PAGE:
Apparently we don't brew real beer

Discussion in 'Beginners Brewing Forum' started by RalphK, Sep 18, 2020.

  1. RalphK

    RalphK Member

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    So I commented on a youtube video how I loved this hobby...and got the following response:

    "Highlighted reply
    Michael James2 hours ago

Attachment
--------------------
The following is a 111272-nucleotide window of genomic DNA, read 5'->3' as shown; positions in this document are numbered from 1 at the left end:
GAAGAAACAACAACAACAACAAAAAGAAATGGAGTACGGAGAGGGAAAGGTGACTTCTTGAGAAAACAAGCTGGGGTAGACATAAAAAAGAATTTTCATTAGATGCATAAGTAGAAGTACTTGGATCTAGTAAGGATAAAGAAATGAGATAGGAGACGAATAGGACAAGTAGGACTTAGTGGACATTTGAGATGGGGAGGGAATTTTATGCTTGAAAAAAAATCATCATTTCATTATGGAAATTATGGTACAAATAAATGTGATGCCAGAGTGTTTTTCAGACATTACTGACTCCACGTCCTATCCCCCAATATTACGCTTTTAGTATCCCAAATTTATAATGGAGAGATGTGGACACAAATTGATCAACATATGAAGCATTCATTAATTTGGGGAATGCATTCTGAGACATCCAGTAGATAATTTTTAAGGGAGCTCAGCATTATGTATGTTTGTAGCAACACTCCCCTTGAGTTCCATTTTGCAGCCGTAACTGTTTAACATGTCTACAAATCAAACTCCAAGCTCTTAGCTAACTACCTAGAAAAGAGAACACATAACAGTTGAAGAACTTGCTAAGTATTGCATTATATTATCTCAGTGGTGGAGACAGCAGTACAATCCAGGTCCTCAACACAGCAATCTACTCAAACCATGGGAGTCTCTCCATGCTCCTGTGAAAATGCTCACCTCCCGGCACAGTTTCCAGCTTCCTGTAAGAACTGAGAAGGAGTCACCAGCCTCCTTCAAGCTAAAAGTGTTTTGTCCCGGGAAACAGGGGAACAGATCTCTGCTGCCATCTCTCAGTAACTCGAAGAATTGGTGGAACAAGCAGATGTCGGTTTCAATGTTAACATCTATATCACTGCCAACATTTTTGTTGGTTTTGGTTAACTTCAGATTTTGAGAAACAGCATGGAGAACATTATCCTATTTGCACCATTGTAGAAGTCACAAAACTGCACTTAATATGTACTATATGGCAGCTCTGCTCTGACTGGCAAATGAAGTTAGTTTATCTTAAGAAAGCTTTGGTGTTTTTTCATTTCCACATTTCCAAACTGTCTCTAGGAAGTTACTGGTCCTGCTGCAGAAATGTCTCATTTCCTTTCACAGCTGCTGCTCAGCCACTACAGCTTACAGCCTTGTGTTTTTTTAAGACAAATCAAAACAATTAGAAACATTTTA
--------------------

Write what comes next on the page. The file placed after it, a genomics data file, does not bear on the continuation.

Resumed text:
The US government, pushed by a bunch of fanatical, whacked out, suffragettes caused Prohibition in America in the early 20th century. Not to burst your bubble, but there's not too much science or art involved in making homebrew. Homebrew instructions and recipes are based on producing low quality, distillers beer and Prohibition beer, not ale and lager. Distillers beer is produced from single infusion and high modified, malt. Prohibition beer is an authentic style of beer made from malt syrup. The science and art of brewing are in producing ale and lager. The method that homebrewers are taught to use to produce ale and lager cannot produce the types of beer. It is chemically and enzymatically impossible to produce ale and lager by soaking malt at one temperature. To make ale and lager with the homebrew method malt would need to contain magical properties in order for low temperature activated enzymes to work during a single, high temperature rest without denaturing, which is impossible. Strike and target temperature are useless for producing ale due to the way that enzymes work. Homebrew instructions skip conversion, dextrinization and gelatinization and without the steps ale and lager cannot be produced. Alpha is responsible for liquefaction, saccharification, dextrinization and gelatinization. Beta is responsible for conversion, 60C. Beta converts simple sugar, glucose released when Alpha liquefies amylose, into complex types of sugar, maltose and maltotriose, which are the types of sugar that produces ale and lager. Dextrinization and gelatinization occurs when Alpha liquefies amylopectin. Amylopectin is hard, heat resistant, complex starch that makes up the tips of malt, amylopectin is the richest starch in malt. Amylopectin contains A and B limit dextrin which are tasteless, nonfermenting, types of sugar responsible for body and mouthfeel in beer. The temperatures used to make homebrew aren't high enough to cause the starch to burst before Alpha denatures and the richest starch in malt is thrown out with the spent mash. To take advantage of amylopectin mash is boiled as in the decoction method. When Alpha liquefies amylopectin, dextrinization and gelatinization occurs. The only time dextrinization occurs in the homebrew method happens when amylose contains a 1-6 link in the starch chain, which is extremely, rare. Beer dries and thins out when dextrinization and gelatinization do not occur. An entirely different brewing method and under modified, low protein, malt are used for producing ale and lager. Step mashing under modified, malt produces pseudo ale and lager. The triple decoction method produces authentic ale and lager. Soaking malt at one temperature produces moonshiners beer. Click on Gladfield Malt's website and find American Malt, the spec sheet for the malt is on the page. There are several acronyms and numbers listed on the spec sheet. Part way down on the spec sheet is Kolbach. The Kolbach number determines level of modification. Malt, 40 Kolbach and lower is under modified, brewers grade, malt. Malt above 40 Kolbach is high modified, distillers grade, malt. A malt spec sheet comes with each bag of malt and it is used for determining the quality of malt before it is purchased. There is your first lesson in the science department. To increase alcohol content soak high modified, malt at 66C for one hour. Alpha releases the highest amount of glucose, as possible, within an hour from amylose at 66C. The more glucose, the more alcohol. Glucose is responsible for primary fermentation. Back in the 70s a bunch of advertisers working for the homebrew business invented Campaign for Real Ale (CAMRA) and they renamed distillers beer and Prohibition beer, real ale, and that is why homebrewers believe that they produce ale. Homebrew contests, medals and ribbons are the hook, line and sinker."